You work hard on your blog. Every day you’re putting yourself out there, crafting posts and sharing them with everyone imaginable. You’ve worked on your writing and explain your points in clear, concise language. You respond to comments to keep the conversations flowing. In other words, you’re doing seemingly everything right.
Only, you’re not seeing results. Your traffic has flat-lined and hasn’t moved for months, maybe even years. Social media? Those numbers are stuck too. Sure, you have a small core of loyal readers, but they haven’t snowballed into a critical mass. What are you doing wrong?
If you’re anything like the clients I advise, the answer is simple. It’s at the core of why people visit blogs in the first place. Before we get into this, let’s be clear on a few things.
1. People don’t come to your blog to read your opinions. You might express opinions on your blog. Most of us do. But that’s not why people come back every day. Everyone has an opinion, and most people aren’t open to changing theirs.
2. People don’t come to your blog to read the news. Even if you’re in Google News, chances are you’re only getting fleeting traffic from it. There are hundreds of sites that provide up to the minute news on any given industry. If you’re not already among the elite, chances are you’re not going to get there by reblogging the news.
Why do people come to your blog, then? Clearly you bring something to the table, as evidenced by your core readers. But if you’re not providing them with consistent value, you’ll lose them too. So how do you provide that consistent value?
Teach Them Something New
People read blogs to kill time, sure. But there are so many established blogs for doing that: BuzzFeed, Gawker, Engadget, etc. They provide all-day distractions for millions of people. But that’s not your target audience. You want people looking for something a bit deeper than the latest Apple rumor, or the latest cat video. You need to give readers something extra, something they can take with them even when they leave your site.
Chances are you do teach your readers something new. Or, at least, you used to. In fact, you might have read the large type above and thought, “duh.” Yes, you need to teach your readers something they didn’t know before they visited your site. That can be a how-to guide, a quick tip, a connection you made between different articles or documents, etc. It can be any number of things, so long as the reader leaves a bit more knowledgeable.
We all have something we can teach others, since we all possess a unique intellect. Unfortunately, that well of knowledge dries up eventually. Once you’ve taught them everything you know, then what? How can you continue running a successful blog if you have no new knowledge to impart? It’s a tricky situation that has a simple solution.
Take Yourself To School
The solution might be simple, but it’s not easy. Young bloggers might find it difficult, because they have formal schooling obligations. Older bloggers might find it difficult, because they cast aside their learning mentality once they finished school. Yet it remains the only way to keep up with your niche. If you don’t have anything new to add on your own, you have to go learn new things.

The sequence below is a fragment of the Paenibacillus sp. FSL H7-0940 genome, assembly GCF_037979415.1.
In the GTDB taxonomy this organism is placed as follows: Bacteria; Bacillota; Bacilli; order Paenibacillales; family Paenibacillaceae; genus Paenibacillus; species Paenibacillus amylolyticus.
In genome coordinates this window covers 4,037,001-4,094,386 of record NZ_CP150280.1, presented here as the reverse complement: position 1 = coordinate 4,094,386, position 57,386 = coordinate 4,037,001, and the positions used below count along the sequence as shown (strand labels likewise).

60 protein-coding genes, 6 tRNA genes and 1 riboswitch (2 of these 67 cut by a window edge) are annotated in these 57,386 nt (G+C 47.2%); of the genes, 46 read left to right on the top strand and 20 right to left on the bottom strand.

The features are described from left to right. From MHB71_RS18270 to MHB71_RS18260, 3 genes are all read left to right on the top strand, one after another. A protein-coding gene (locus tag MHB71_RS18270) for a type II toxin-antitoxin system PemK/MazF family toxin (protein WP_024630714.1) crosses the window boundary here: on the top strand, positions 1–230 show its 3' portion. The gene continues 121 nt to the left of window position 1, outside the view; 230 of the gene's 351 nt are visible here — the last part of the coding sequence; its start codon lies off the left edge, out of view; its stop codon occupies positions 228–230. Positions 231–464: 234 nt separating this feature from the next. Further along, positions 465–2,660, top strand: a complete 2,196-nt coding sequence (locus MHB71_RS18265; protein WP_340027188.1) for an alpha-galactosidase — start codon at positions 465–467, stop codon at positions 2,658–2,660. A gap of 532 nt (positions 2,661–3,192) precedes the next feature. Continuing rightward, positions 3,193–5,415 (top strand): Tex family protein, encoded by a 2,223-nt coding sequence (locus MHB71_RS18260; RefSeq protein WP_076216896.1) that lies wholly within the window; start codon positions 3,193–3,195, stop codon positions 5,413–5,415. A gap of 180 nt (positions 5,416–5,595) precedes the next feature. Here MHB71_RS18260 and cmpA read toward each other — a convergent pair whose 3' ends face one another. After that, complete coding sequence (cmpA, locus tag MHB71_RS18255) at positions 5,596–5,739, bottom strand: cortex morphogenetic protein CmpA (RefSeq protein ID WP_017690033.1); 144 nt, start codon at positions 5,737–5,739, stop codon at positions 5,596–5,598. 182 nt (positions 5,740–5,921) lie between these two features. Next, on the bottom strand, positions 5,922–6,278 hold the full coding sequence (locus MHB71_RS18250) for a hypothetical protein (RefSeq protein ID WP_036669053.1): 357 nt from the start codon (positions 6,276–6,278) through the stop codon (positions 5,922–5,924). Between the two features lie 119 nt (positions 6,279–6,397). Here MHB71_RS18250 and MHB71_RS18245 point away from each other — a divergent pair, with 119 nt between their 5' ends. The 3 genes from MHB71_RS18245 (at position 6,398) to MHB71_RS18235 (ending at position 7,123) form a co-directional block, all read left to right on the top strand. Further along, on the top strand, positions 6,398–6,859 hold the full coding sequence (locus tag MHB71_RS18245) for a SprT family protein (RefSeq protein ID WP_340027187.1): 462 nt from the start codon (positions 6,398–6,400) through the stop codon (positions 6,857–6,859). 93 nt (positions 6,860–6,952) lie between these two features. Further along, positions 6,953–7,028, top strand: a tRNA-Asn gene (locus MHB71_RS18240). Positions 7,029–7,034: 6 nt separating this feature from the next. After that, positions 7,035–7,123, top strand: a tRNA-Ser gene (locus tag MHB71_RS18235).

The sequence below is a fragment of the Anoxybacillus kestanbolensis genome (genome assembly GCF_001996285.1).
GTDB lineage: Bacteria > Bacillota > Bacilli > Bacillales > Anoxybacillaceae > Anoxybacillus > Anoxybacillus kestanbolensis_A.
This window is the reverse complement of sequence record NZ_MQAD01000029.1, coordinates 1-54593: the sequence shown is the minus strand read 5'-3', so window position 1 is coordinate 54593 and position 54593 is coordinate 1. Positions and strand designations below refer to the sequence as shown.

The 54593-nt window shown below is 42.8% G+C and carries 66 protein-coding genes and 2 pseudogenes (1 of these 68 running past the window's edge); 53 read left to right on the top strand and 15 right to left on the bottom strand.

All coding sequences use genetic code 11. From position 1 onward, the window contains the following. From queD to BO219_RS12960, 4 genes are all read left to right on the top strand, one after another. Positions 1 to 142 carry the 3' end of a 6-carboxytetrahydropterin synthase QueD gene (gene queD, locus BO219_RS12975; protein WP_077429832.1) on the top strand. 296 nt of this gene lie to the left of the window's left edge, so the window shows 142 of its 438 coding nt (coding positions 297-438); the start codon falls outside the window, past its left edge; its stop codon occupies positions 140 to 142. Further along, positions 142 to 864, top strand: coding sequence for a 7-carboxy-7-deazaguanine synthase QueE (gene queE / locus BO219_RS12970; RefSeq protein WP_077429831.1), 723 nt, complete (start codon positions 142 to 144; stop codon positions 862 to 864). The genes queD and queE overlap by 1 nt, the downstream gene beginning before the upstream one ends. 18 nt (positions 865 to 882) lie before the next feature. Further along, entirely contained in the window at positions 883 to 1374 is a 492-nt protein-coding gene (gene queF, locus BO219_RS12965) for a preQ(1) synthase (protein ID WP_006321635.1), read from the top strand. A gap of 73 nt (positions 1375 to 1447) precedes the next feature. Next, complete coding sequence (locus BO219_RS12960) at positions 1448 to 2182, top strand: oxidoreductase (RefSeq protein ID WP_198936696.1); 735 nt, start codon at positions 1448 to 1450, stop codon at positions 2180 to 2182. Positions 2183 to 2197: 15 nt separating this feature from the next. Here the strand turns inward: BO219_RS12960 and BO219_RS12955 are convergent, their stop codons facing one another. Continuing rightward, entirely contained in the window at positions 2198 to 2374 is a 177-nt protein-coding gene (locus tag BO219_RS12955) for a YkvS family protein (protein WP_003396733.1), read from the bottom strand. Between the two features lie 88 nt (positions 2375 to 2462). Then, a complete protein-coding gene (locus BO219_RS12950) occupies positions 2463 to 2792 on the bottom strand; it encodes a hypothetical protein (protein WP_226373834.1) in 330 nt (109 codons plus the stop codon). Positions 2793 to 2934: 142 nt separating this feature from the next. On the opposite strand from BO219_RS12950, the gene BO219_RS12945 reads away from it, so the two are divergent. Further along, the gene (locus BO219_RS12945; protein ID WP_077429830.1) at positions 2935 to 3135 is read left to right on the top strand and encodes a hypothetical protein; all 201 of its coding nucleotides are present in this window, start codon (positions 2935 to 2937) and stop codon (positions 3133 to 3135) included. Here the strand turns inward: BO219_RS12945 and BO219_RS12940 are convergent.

I have a client who faced this same issue not long ago. He’s a handy dude, and so a while ago he started a DIY home improvement blog. At first it was a great idea. Using pictures and words he showed people how to perform home maintenance and improvement on their own, saving them thousands of dollars in the process. Advertisers loved his blog, and he made quite a few dollars from affiliate marketing tactics. But eventually he ran out of post ideas, because he shared most of what he knew.
We sat down and mapped out a plan for him. It involved reading everything there was to know about home improvement, from tools to methods. We found books and websites that could teach him about home improvement projects he didn’t yet know. He went from teaching people how to build a table to teaching them how to maintain their heating and air conditioning systems. The result? More visitors than ever, with an avalanche of social shares.
That session took a long time. We had to figure out what he needed to learn, and then how he was going to learn it. Here’s an outline of how I’d suggest someone else do this.
- Start with books. Pound for pound, books contain more knowledge than any other media. They’re also the most versatile learning tools. They can cover general topics, or go deep into a topic.
- Pinpoint the best blogs. There are likely many blogs that contain the knowledge you seek. Don’t subscribe to them, though. Dig through their archives and find the posts that will help you.
- Subscribe to trade magazines. It might cost you a few dollars, but trade magazines will provide you with information that the general public just can’t get.
- Build up a presence on forums. People share their troubles on forums. Get in on that and learn what you can from the experts. Ask questions first, but answer where you can.
The aim is to make yourself into an expert. Only when you reach expert status will you see your blog traffic skyrocket. But even that’s not enough. Even experts have to continue learning. But with a blueprint like this you can continue expanding your knowledge in perpetuity.
Are you suffering from the knowledge problem?
If so, don’t worry. The solution is easy: start learning more. It might feel difficult at first, but that’s just initial resistance. If you truly love your blog’s topic, you’ll naturally want to learn more. When you learn more, you can share more with your audience. And when you share more with your audience, you’ll see your blog really take off. I’ve seen it happen enough times.
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